Do People Feel The Pain Of Other Ethnic Groups?

Do you feel anything?

Do you feel anything?

I thought this was a very interesting study that I read about on Slate:

Let’s do a quick experiment. You watch a needle pierce someone’s skin. Do you feel this person’s pain? Does it matter if the person’s skin is white or black?

For many people, race does matter, even if they don’t know it. They feel more empathy when they see white skin pierced than black. This is known as the racial empathy gap. To study it, researchers at the University of Milano-Bicocca showed participants (all of whom were white) video clips of a needle or an eraser touching someone’s skin. They measured participants’ reactions through skin conductance tests—basically whether their hands got sweaty—which reflect activity in the pain matrix of the brain. If we see someone in pain, it triggers the same network in our brains that’s activated when we are hurt. But people do not respond to the pain of others equally. In this experiment, when viewers saw white people receiving a painful stimulus, they responded more dramatically than they did for black people.

The racial empathy gap helps explain disparities in everything from pain management to the criminal justice system. But the problem isn’t just that people disregard the pain of black people. It’s somehow even worse. The problem is that the pain isn’t even felt.

A recent study shows that people, including medical personnel, assume black people feel less pain than white people. The researchers asked participants to rate how much pain they would feel in 18 common scenarios. The participants rated experiences such as stubbing a toe or getting shampoo in their eyes on a four-point scale (where 1 is “not painful” and 4 is “extremely painful”). Then they rated how another person (a randomly assigned photo of an experimental “target”) would feel in the same situations. Sometimes the target was white, sometimes black. In each experiment, the researchers found that white participants, black participants, and nurses and nursing students assumed that blacks felt less pain than whites.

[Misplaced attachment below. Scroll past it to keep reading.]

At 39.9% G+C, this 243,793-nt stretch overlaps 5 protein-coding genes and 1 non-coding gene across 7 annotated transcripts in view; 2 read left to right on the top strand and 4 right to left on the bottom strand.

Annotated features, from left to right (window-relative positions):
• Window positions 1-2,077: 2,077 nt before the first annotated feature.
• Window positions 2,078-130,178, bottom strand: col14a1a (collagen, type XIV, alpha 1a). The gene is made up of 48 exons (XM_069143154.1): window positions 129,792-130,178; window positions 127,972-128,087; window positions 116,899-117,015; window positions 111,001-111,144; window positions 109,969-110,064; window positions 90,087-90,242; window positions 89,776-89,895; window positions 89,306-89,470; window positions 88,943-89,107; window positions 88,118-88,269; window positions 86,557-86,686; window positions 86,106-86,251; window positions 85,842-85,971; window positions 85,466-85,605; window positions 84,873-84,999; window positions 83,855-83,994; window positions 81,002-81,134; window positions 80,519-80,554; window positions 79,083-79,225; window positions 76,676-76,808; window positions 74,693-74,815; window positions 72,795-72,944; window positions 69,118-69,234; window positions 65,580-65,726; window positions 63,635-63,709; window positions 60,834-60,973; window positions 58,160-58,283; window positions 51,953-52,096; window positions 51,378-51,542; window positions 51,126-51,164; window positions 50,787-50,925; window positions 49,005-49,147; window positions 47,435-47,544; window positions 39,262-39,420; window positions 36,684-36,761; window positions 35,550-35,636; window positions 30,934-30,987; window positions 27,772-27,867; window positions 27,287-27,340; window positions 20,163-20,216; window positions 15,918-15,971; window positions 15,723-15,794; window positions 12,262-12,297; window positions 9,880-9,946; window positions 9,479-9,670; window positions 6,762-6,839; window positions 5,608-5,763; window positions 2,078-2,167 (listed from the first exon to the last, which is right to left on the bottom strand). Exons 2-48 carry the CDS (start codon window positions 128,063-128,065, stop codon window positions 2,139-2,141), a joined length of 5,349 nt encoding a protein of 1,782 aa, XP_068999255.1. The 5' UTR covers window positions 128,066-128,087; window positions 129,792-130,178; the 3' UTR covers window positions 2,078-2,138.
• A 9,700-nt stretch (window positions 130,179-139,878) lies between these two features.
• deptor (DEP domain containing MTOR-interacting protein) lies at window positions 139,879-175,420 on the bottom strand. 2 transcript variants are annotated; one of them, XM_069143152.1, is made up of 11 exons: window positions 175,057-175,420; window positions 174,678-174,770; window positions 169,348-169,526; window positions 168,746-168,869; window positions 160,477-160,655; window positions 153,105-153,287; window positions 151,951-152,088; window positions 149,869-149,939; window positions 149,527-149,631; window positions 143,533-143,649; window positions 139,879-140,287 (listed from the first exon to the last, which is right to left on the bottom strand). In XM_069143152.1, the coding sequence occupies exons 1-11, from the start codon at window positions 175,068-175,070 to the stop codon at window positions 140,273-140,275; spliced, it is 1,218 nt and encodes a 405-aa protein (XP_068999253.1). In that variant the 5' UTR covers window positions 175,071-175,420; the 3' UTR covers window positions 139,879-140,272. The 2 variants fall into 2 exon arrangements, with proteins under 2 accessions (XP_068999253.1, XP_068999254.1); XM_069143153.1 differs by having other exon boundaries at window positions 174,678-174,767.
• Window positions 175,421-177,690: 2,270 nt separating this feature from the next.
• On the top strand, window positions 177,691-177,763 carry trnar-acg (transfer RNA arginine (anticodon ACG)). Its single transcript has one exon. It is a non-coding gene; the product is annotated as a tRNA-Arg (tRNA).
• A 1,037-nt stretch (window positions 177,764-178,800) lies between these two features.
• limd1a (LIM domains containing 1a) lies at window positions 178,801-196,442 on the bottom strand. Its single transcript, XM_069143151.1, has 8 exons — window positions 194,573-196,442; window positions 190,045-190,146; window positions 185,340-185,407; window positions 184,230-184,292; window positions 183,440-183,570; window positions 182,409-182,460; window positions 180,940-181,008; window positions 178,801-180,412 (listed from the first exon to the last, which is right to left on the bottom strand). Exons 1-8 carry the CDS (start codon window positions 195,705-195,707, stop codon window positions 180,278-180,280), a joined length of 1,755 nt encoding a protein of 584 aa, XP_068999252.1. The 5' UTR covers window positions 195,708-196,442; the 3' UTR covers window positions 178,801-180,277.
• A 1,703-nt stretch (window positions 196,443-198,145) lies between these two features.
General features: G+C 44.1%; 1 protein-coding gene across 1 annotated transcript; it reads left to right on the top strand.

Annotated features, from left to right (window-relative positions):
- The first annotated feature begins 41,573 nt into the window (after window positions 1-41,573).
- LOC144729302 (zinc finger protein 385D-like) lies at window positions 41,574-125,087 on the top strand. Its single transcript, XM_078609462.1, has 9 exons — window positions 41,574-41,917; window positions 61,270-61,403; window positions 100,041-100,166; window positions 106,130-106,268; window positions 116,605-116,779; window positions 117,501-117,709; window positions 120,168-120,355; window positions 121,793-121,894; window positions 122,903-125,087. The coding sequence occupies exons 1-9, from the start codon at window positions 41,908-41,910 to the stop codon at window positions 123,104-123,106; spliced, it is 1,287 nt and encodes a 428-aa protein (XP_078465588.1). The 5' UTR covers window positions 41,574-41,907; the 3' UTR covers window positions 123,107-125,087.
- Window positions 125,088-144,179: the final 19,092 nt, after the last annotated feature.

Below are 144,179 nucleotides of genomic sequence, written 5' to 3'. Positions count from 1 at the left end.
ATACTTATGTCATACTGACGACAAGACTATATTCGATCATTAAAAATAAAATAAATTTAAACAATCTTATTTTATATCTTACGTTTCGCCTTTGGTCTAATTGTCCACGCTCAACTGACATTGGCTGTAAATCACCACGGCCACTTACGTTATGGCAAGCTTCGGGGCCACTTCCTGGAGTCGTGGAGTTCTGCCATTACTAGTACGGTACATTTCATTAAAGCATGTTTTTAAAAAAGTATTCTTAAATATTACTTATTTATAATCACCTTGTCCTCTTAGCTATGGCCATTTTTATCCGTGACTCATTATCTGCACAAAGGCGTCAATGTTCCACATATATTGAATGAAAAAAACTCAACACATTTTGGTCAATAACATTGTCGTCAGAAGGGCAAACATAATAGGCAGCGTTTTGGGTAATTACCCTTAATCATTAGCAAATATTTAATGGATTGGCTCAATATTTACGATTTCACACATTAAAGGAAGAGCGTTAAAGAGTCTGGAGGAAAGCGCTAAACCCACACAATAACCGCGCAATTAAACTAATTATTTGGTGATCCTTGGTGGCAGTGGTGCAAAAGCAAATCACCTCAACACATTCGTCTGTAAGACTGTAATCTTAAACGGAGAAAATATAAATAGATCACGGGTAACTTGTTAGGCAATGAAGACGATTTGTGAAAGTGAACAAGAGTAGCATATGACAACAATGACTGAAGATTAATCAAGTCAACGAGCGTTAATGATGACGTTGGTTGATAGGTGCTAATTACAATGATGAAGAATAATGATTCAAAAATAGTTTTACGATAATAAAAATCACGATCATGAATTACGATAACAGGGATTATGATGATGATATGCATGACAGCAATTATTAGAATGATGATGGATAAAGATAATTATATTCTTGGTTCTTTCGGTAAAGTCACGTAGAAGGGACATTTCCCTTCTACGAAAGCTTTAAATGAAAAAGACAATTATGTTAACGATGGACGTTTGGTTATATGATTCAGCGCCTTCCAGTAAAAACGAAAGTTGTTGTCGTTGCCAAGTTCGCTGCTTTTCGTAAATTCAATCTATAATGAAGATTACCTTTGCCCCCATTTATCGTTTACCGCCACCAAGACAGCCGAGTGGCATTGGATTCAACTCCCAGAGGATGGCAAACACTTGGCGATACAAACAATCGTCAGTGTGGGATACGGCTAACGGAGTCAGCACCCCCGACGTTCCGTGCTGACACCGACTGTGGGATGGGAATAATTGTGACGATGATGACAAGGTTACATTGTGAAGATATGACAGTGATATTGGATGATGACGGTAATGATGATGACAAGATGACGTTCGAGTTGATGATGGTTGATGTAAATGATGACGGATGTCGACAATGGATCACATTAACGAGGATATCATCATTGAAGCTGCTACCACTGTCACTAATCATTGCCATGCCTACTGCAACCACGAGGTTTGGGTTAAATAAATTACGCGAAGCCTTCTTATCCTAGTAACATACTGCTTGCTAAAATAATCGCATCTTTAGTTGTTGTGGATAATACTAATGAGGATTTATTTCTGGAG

You will definitely find the rest of the article and more on the study interesting. Read it here. So interesting how deep and subconscious discrimination can go.
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5 thoughts on “Do People Feel The Pain Of Other Ethnic Groups?

  1. ericjbaker says:

    Do people feel the pain of other ethnic groups?

    Oh hell yes, and I’m living proof. Have you ever seen John Carpenter’s The Thing (1982)? For all the flesh eating and exploding monster guts in that movie, the only part that makes me squirm is when Kurt Russell slices TK Carter’s thumb open with a pocket knife to draw blood. My own thumb curls up in self-defense during that sequence.

    See. Scientific proof!

    The Thing is one of my favorite horror flicks of all time, but I can’t recommend it to you because you once told me you don’t like violent films. I assume a giant alien eating a guy’s head while it’s still attached qualifies as violence…

    • Earnest Harris says:

      You are too much! Hey I didn’t mean I didn’t like all violence in movies. Believe me I’ve seen mu share. Too much blood and “stuff” now that is different. I know, my man card is at risk now.

      • ericjbaker says:

        You mean Steel Magnolias is not your favorite flick? 😉

        This exchange is probably less about your man points and more about my immaturity for still preferring the trashy horror movies I liked as a child to legitimate cinema.

      • Earnest Harris says:

        LOL. Hey it’s all legitimate isn’t it?

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